Knowledge and practices of patent medicine vendors in the use of artemisinin based combination therapy in the treatment of malaria in an urban community in Lagos
Momodu, Rametu Omamegbe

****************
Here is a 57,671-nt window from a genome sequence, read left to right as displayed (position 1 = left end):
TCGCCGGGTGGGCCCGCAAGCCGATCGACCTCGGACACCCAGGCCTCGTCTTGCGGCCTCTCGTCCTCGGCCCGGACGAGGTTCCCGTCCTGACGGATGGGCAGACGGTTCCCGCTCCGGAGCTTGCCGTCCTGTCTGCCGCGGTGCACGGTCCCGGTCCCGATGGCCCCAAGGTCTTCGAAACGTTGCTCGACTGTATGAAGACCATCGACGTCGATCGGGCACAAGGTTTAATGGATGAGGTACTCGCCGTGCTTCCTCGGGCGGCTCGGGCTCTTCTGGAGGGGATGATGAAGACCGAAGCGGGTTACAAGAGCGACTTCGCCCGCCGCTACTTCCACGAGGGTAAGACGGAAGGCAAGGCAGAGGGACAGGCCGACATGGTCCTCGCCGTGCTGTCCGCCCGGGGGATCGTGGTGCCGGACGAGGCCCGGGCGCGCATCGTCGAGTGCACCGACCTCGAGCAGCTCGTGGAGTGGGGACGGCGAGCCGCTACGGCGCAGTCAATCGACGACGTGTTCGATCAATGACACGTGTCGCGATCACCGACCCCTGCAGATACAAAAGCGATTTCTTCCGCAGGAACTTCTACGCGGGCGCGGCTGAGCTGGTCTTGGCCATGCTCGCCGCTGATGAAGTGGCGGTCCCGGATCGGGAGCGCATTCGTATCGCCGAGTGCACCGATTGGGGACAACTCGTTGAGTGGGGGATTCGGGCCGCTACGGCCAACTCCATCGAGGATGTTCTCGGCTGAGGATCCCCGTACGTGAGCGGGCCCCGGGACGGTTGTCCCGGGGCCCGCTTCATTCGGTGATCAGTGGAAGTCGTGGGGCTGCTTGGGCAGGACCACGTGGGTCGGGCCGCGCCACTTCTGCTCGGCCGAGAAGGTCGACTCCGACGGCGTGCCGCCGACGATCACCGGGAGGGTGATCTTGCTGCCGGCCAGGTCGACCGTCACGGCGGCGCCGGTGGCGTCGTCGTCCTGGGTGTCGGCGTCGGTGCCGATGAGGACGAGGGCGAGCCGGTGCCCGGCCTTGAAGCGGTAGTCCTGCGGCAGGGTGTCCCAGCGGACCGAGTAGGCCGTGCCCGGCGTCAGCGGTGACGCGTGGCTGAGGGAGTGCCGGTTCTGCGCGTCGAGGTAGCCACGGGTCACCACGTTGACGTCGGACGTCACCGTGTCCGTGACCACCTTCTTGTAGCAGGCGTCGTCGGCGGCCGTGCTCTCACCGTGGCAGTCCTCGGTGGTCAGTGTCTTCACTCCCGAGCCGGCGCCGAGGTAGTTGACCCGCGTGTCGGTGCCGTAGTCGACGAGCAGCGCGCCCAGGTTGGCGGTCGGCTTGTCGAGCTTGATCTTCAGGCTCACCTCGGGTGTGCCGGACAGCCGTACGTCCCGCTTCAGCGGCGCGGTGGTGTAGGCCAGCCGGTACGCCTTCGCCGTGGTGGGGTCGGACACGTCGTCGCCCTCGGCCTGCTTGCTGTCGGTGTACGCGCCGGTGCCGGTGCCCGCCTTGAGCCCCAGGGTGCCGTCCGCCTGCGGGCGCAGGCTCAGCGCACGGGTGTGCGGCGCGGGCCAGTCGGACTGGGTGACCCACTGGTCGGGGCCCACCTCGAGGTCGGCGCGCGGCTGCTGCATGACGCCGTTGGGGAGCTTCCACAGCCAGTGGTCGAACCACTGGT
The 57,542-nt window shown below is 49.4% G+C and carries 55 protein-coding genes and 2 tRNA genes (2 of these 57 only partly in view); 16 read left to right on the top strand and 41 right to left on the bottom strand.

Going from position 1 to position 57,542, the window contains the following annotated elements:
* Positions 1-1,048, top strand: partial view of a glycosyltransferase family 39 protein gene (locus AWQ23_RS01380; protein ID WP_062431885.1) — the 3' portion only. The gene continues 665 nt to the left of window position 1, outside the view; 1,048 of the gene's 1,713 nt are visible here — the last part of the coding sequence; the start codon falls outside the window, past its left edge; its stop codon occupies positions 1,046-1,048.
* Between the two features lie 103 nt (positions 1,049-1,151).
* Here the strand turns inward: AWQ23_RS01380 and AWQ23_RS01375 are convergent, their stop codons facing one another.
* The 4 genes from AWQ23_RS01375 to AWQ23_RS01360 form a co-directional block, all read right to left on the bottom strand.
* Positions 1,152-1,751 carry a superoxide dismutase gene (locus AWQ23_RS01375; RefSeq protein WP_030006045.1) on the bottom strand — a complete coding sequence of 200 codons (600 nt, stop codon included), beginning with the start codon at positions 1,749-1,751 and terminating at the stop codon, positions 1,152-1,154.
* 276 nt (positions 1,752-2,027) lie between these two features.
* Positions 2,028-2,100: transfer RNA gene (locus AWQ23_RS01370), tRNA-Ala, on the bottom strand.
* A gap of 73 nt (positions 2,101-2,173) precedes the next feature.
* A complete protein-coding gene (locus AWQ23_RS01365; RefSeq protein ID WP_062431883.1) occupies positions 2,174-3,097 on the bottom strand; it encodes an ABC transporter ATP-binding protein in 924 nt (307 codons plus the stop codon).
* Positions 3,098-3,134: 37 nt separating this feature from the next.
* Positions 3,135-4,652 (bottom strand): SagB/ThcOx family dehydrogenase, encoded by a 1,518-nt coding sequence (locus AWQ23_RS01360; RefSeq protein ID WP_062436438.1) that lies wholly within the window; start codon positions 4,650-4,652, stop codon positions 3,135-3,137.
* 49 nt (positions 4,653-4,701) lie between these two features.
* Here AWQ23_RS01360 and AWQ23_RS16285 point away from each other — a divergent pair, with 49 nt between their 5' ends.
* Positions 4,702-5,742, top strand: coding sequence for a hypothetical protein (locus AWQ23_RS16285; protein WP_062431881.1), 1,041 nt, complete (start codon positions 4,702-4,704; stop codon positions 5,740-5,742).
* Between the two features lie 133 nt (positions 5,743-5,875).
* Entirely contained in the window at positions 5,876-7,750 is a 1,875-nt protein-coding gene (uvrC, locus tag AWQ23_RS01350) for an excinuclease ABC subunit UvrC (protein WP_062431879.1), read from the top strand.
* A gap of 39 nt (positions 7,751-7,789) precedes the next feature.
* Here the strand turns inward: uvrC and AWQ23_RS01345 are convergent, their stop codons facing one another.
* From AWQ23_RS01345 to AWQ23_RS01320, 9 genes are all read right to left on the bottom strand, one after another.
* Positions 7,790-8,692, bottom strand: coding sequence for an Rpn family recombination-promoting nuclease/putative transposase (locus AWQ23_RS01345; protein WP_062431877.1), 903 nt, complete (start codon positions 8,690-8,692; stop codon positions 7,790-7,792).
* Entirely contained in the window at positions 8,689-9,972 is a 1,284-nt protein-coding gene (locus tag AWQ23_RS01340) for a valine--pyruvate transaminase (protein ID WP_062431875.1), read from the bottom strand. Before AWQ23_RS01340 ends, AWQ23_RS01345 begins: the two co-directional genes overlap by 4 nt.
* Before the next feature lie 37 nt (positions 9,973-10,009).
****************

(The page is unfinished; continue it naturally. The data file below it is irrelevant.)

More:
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Malaria is a health, social and economic burden in Nigeria and consistently ranks amongst the four most common causes of childhood deaths. Treatment of malaria is usually started at home; care is only sought from the health facility when the treatment is ineffective (McCombie, 1996). Patent medicine vendors (PMVs) have been identified as a widely patronized source for drugs used in the home treatment of malaria (Breiger et al, 2001; Goodman, et al, 2007; Salako et al, 2001). Inadequate or poor knowledge and practices in the use of anti-malaria drugs (AMDs) increases morbidity and mortality, undermines therapeutic efficacy, and promotes the emergence and spread of drugresistant malaria. Aim: The aim of the study was to describe and quantify the knowledge and self-reported practices of PMVs in the use of antimalarials, particularly artemisinin-based combination therapies (ACTs), in a poor urban community in Lagos state, Nigeria.
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